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Sounds like the money was paid out over 13 years, not one. Does anyone know if there is a possibility of dealing with the payments retroactively?
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I don't know it's as clearcut as you (Katiekate) say. For one thing, companionship services seem to be exempted. But there's a limit on how much time can be considered companionship services, and that's complicated by having all the money paid out in one year. 69K sounds like a full-time job, not a few hours a week. That's why I think some sort of specialist is needed here.
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You are correct. If sister declares that money on her taxes....then the IRS will likely audit.

The IRS rules are very clear...All In-home Domestic Service are employees. The penality is totally on your Mom....all taxes and penalities are on your mom, not her caregiver.

The only path I can imagine for her now is to all APS and report sister for financial abuse. Medicaid is going to see that as a gift ... no contract.

I would go talk to a lawyer specializing in elder care issues.
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What I gather from the information provided is that this is a tax-exempt trust such as an IRA. So amounts were not taxable (or were deducted from income) when they went into the trust and are subject to income tax when they are withdrawn. (That's the first fact that needs to be established - if the trust money was saved on an after-tax basis, then there's no tax issue at all.)

It sounds like the OP is looking for way to shift that income tax liability from her mother to her sister, who withdrew the money. One way would be for the mother to deduct this as a medical expense and the sister to include it in income as earnings from employment or self-employment. (I'm leaving aside the issue of a penalty because the mother appears to be elderly, and in any event is disabled, which provides exemption from the penalty).

That idea is complicated by the fact that the caregiving occurred over a period of years and the withdrawal took place at once, when the mother went into a facility. (Is that right, MRIEHM?) And by the fact that there was no caregiving agreement.

Treating it as a reimbursement wouldn't work because the money would still be taxable to the mother and there's no deduction for reimbursements.

I'm not sure how important the absence of a caregiving agreement is. It would be critical if the parent were on Medicaid, but clearly she's not. It will become an issue if the parent needs Medicaid within 5 years, but then that ship has already sailed given that the money has been taken. For tax purposes, I'm not sure how closely the IRS would look at a big deduction for caregiving services in one year for an individual who is already in a care facility. That's what you need the accountant for.

And also that you cross every "t" and dot every "i", and also that you do this in the most tax-effective way possible for your mother. For example, don't issue a W-2. If sister is treated as an employee, Mom is required to withhold income tax and FICA taxes, and transmit them to the IRS. That clearly was not done. A 1099-Misc (non-employee compensation) is the better route, which would make sister liable to pay all those taxes out of her own pocket. Again, I'm not saying go ahead and do this. I'm saying, talk to an accountant about the possibility of doing this and the likely issues with it.
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But... if there's no contract, no agreement as to what/why the money was paid to sis, then the whole thing falls apart as "income from caregiving." Caregiving agreements are so important for this and other reasons. Could the $69k be framed as reimbursement money for any reason?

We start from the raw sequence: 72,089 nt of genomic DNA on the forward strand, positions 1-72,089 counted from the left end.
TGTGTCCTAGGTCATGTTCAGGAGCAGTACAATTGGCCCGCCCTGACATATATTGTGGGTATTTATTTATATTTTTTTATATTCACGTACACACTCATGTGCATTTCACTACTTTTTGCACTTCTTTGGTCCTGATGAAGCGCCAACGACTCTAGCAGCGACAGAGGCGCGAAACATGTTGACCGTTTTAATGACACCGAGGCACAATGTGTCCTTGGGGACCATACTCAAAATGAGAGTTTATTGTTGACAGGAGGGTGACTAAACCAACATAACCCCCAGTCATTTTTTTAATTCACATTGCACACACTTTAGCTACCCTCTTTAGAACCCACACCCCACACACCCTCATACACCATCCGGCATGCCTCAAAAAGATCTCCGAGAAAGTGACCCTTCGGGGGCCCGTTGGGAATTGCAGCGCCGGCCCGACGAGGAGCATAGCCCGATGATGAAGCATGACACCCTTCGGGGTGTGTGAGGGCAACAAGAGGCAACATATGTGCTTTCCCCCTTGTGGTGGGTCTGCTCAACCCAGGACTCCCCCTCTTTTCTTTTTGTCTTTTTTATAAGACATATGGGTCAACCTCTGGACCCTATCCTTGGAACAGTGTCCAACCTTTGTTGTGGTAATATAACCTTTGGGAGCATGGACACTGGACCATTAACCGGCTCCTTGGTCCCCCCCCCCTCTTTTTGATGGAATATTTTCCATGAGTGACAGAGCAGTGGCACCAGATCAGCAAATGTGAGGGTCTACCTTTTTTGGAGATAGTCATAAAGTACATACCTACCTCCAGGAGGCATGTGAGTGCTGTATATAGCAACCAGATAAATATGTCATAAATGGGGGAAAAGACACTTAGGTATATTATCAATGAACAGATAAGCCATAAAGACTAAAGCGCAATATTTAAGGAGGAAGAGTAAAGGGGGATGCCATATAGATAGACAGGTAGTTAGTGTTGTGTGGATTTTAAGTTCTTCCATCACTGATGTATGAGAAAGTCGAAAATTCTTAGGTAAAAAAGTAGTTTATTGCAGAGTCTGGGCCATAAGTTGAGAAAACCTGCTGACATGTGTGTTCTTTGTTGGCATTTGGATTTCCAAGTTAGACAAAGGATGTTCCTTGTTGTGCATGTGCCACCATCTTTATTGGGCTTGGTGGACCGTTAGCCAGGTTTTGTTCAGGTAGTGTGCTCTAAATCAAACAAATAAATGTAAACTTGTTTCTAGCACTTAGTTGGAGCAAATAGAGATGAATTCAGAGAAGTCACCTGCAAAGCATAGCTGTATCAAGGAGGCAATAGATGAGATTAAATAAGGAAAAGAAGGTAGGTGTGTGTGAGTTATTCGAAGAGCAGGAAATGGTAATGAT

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I agree with Carla; that was also my thought as I first read your posts some several hours ago. There are a lot of issues that need further elaboration.

E.g., is the Trust a Living Trust? Are you and your sister co-Trustees with equal authority to act now? Who created the Trust? Are you asking about issuing a 1099-G for all the years in which caregiving activities were involved, or just the last year?

Who prepared tax returns during this time? This would normally be a trustee's responsibility. Did your sister report the income?

Were there early withdrawal penalties for the annuity?

You wrote "The funds were withdrawn without paying taxes (now Mom will be responsible for those taxes as Income)" Did the company that issued the annuity also issue a 1099? It might have been that the withdrawal occurred during a period which didn't penalize for an early withdrawal.

Even if you did issue a 1099-G to offset taxes on an annuity withdrawal, it would only be for that year, and whoever is responsible for issuing the 1099-G might be in trouble for not having done so. But it depends on whether in fact the distribution was taxable.

But then there's no caregiving contract, so there's no apparent documentation of the caregiving arrangements.

....at least I think this is what the situation is. No criticism, but it's somewhat difficult to follow.
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MRIEHM - I think you really should talk to a qualified accountant. This is too complicated and there's too much money involved to get your advice from fellow caregivers who are not tax experts and don't know the details of your mother's situation.
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so I guess what your saying is Mom is screwed on taxes ? It's sad when family takes without thinking of the consequences.
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No contract, no 1099 or W2. 
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Sadly my sister was placed on my mothers Trust Bank account incorrectly has POA (Just had huge issue with Bank when I need to be placed on the account as Co-Trustee) Prior to this my sister acted on POA to an Annuity account and withdrew the money without my knowledge. The funds were withdrawn without paying taxes (now Mom will be responsible for those taxes as Income) and I need to know if I can offset that with a 1099 or W2 for the $69K caregiving Income (which she wrote on the check), No caregivers contract ever issued, this was her own decision. Mom is now cared 24/7 by care giving facility and sister is living in Mom's home.
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Could you provide a little more detail? Your sister was/is your mother's POA? Did she actually provide caregiving services? Did they continue after your mother was in the care facility? What are you the trustee of? How did your sister remove the money without the consent of the trustee (you)?